Gloss: The Work of Chris von Wangenheim
1970's Bad Boy Lensman is the Subject of a New Monograph.

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Launching this month the stylish Padilha brothers, Mauricio and Roger, focus their discerning gaze on the dark side of '70s fashion photography in GLOSS: The Work of Chris von Wangenheim, the first monograph of this provocative artist's work published by Rizzoli. Von Wangenheim died in a car accident in 1981, but in his relatively short career, he produced now-iconic imagery for every top fashion publication of the '70s, including Vogue, Harper's Bazaar and Interview, and advertising campaigns for European fashion houses, including Christian Dior and Valentino.

As current bad-boy lensman Steven Klein points out in the book's foreword, von Wangenheim and his contemporaries, Helmut Newton and Guy Bourdin, became known as "the terrible three" not just for their photographs, but for their defiant artistic stances and Warhol-inspired insistence on upsetting the status quo. Von Wangenheim, in particular, produced glittering, aggressive scenarios (a girl brandishing a pistol or bloodied and limp, in a car riddled with bullets) that rattled the industry - until the late '60s, fashion photography had been a genteel club of polite people taking pretty pictures. These men took the opposite tack. As high fashion began catering to the masses, mirroring a growing culture of bland commercialism, von Wangenheim sensed that violence was the single most valid statement he could capture on film.

The great irony inherent in von Wangenheim's work - and something that makes it viscerally appealing, even today - is the juxtaposition of highly polished glamour and unsettling danger. (Case in point: the famous cover image of model Lisa Taylor, with her jewelled wrist caught in the jaws of a slavering Doberman.)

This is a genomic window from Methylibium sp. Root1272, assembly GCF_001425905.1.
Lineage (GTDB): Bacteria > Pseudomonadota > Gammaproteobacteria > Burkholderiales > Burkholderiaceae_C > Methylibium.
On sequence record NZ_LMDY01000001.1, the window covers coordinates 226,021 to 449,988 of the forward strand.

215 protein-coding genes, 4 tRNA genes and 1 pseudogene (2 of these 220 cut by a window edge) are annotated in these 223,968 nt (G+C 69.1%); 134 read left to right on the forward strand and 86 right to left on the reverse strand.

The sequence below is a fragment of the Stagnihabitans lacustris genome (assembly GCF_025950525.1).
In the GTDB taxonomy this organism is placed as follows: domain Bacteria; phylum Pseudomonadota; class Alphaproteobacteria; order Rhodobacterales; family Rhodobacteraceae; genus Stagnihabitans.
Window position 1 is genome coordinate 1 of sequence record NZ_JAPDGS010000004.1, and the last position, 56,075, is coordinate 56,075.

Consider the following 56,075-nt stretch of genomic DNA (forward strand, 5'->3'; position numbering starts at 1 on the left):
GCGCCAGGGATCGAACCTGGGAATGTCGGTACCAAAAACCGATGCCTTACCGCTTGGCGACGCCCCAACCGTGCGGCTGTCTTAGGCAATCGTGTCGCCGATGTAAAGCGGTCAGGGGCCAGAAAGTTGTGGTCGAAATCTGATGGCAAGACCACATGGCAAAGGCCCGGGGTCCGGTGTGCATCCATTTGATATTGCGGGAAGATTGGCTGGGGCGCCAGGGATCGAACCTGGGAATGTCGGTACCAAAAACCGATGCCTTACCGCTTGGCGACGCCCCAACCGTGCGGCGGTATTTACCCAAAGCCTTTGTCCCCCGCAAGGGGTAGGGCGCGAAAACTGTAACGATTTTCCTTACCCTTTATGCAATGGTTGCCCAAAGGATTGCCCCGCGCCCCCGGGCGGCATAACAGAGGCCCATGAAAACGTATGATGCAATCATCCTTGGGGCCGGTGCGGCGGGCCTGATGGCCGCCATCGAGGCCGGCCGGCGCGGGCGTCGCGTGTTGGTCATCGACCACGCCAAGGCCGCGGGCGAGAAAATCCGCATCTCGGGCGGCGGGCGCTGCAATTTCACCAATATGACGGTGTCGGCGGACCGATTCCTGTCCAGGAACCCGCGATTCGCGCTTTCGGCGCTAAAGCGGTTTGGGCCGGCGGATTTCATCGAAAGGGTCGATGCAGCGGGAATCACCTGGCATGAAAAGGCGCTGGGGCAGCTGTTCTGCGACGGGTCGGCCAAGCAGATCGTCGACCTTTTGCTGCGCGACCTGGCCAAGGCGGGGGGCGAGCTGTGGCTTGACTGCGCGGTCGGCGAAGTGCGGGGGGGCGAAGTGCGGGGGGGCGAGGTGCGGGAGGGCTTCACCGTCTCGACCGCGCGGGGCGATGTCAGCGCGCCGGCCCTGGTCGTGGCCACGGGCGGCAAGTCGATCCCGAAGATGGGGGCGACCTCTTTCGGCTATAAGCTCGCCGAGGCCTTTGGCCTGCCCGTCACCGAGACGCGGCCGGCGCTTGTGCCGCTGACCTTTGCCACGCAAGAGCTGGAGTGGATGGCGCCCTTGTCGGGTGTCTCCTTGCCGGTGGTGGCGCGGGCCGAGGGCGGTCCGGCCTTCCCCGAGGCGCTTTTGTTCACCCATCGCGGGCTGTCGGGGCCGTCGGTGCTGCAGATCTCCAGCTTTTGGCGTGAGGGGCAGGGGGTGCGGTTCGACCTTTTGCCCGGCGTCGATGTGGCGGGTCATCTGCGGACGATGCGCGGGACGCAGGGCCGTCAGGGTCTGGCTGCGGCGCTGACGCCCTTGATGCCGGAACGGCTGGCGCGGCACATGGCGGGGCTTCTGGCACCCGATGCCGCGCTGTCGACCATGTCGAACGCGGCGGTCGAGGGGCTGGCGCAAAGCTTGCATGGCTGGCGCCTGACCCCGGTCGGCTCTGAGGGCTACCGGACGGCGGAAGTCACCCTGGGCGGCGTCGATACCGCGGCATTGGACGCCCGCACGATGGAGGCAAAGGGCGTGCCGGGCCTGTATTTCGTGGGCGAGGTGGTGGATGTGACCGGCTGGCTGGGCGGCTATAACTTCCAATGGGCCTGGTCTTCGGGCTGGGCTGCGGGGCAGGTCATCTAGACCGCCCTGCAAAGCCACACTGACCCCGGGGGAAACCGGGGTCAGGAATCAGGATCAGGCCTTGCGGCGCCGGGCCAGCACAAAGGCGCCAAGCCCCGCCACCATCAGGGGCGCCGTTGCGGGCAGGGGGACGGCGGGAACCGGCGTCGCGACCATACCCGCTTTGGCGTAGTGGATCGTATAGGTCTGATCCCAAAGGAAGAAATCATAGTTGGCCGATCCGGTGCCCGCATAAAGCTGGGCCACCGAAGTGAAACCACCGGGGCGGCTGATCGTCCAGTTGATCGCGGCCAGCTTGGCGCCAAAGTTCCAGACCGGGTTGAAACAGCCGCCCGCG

Von Wangenheim was a Prussian aristocrat by birth, and a strong-willed perfectionist who obsessed over every detail, from the girls he worked with - sleek, leggy beauties Regine Jaffry, Jeanette Christiansen, Donna Jordan, Anjelica Huston and Juli Foster - to the hair, makeup, clothes and even the nail color they wore.

Makeup artist Sandy Linter often worked with him, and even posed for him (pictures of her with another von Wangenheim favorite, the late Gia Carangi , are included in the book.)

"The coolest models worked with Chris," says Linter. "The violence was only to shake things up. I was talking to Patti Hansen about this recently, and she said he made a woman feel really beautiful."

And what about the infamous shots Linter did of Gia and the chain link fence? Says Linter: "Chris simply said, 'Will you do a personal shoot with me?' Then he left the makeup room and came back and said, 'With Gia?' and left again. He came back a moment later and said, 'Nude.' The rest of course, is history." Linter isn't exaggerating - a photo from that sitting launched Gia's career when it was published in Vogue in 1978.

"Chris' work was emblematic of the tumultuous '70s," says Roger Padilha, one of the book's co-authors (who, with his brother, also wrote Antonio Lopez: Fashion, Art, Sex and Disco. "There's a grit to the glamour that really shines through, and you could only achieve that by being a New York-based photographer. Von Wangenheim used fashion photography as a medium, but injected commentary on issues such as violence, sexuality, women's liberation, homosexuality, and voyeurism, all of which were hot topics during his era."

©GLOSS, by Roger Padilha and Mauricio Padilha, Rizzoli New York, 2015